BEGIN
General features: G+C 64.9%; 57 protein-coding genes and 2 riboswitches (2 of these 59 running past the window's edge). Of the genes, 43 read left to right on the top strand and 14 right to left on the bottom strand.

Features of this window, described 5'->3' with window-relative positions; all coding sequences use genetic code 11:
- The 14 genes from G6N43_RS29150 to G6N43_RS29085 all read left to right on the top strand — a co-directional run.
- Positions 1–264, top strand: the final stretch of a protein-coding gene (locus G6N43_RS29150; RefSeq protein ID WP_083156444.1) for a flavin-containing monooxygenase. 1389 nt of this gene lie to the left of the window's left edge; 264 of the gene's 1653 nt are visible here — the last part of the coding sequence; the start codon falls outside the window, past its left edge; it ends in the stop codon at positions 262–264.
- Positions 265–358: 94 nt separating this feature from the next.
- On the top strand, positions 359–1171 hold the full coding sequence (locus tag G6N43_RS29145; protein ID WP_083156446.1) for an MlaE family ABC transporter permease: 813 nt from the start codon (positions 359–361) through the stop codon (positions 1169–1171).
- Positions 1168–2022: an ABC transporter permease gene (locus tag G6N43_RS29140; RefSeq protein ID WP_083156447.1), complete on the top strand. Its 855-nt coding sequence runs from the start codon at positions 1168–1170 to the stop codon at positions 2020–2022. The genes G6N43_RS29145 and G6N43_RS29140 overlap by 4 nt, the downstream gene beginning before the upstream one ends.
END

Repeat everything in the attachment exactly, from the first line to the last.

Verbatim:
General features: G+C 64.9%; 57 protein-coding genes and 2 riboswitches (2 of these 59 running past the window's edge). Of the genes, 43 read left to right on the top strand and 14 right to left on the bottom strand.

Features of this window, described 5'->3' with window-relative positions; all coding sequences use genetic code 11:
- The 14 genes from G6N43_RS29150 to G6N43_RS29085 all read left to right on the top strand — a co-directional run.
- Positions 1–264, top strand: the final stretch of a protein-coding gene (locus G6N43_RS29150; RefSeq protein ID WP_083156444.1) for a flavin-containing monooxygenase. 1389 nt of this gene lie to the left of the window's left edge; 264 of the gene's 1653 nt are visible here — the last part of the coding sequence; the start codon falls outside the window, past its left edge; it ends in the stop codon at positions 262–264.
- Positions 265–358: 94 nt separating this feature from the next.
- On the top strand, positions 359–1171 hold the full coding sequence (locus tag G6N43_RS29145; protein ID WP_083156446.1) for an MlaE family ABC transporter permease: 813 nt from the start codon (positions 359–361) through the stop codon (positions 1169–1171).
- Positions 1168–2022: an ABC transporter permease gene (locus tag G6N43_RS29140; RefSeq protein ID WP_083156447.1), complete on the top strand. Its 855-nt coding sequence runs from the start codon at positions 1168–1170 to the stop codon at positions 2020–2022. The genes G6N43_RS29145 and G6N43_RS29140 overlap by 4 nt, the downstream gene beginning before the upstream one ends.